Not that long ago, a friend of mine, who is the project manager of a large company, was complaining about never being able to complete a project for his organization. The reason behind this is that he is usually transferred from one project to another, depending on priority changes. Recently, another acquaintance of mine was wondering about how to evaluate the impact of team changes on the proceedings of the project. According to her, such changes involve significant consequences, but she does not know how to evaluate them.
Companies are said to be more agile and they wish to become able to regularly change priorities. Those changes bear consequences, everyone knows it, but how can we evaluate them?
A simple method was created to answer that question: CoCoMo (Constructive Cost Model). There is a model which enables to estimate the effort of a software project depending on several parameters. That model was conceived by Barry Boehm and his team, and it keeps evolving at USC, the University of South California. The calibration has been done on a large number of projects.
The equation of CoCoMo is as follows:
Coefficient b is close to 1 and gathers influent factors in relation with the organization’s maturity.
Coefficient a gathers influent factors in relation with the product, the platform, the project and the team. Amongst the factors that are related to the team, there is “PCON”, that stands for Personnel Continuity. The PCON parameter is a multiplication factor of the effort that varies from 0.81 to 1.29 depending on the stability of the team.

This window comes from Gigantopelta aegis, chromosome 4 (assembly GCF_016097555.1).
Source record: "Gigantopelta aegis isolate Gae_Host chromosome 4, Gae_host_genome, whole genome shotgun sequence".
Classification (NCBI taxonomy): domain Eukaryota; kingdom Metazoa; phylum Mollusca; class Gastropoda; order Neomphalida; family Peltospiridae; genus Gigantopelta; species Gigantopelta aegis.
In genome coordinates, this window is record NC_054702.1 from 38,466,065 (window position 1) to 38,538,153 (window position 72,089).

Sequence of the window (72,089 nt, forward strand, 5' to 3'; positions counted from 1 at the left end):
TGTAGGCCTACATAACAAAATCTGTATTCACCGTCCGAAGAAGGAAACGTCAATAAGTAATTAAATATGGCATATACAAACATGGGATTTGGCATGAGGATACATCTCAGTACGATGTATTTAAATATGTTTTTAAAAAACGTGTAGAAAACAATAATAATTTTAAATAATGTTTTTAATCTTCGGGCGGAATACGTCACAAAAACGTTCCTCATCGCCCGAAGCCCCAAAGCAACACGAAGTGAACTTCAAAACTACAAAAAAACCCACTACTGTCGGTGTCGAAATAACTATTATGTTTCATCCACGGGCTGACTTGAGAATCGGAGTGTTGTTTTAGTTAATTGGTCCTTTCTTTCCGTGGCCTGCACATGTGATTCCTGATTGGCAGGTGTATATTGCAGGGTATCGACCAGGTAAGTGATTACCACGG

- The lowest rate of turnover is 3%: the team hardly ever undergoes changes.
- The highest rate of turnover is 48%: half of the team is renewed each year. In that particular case, the cost of the project will be 59% higher than with a highly stable team.
Thus, we can deduce which type of impact the turnover has on the effort of the project.
So, if half the team changes each year, the project will cost around 60% more than with a team that remains unchanged, with equal competences.
But let’s imagine that the staff is being replaced by less qualified employees with less experience, the impact would then be as follows:
On an initial examination, we can consider that the additional charge (in %) of the project is two to three times the turnover (in %).
Here, neither the impact of a temporary stoppage of the project nor the impact on the delivery date are evaluated. We realize that the lack of stability of the team can have disastrous consequences on the cost of the project.
This data is given as an indication, since they can vary from one context to another, but they give an order of magnitude. We are now aware that agility has a cost, but it might be better sometimes to wait a few months to eventually cut expenses and deliver faster.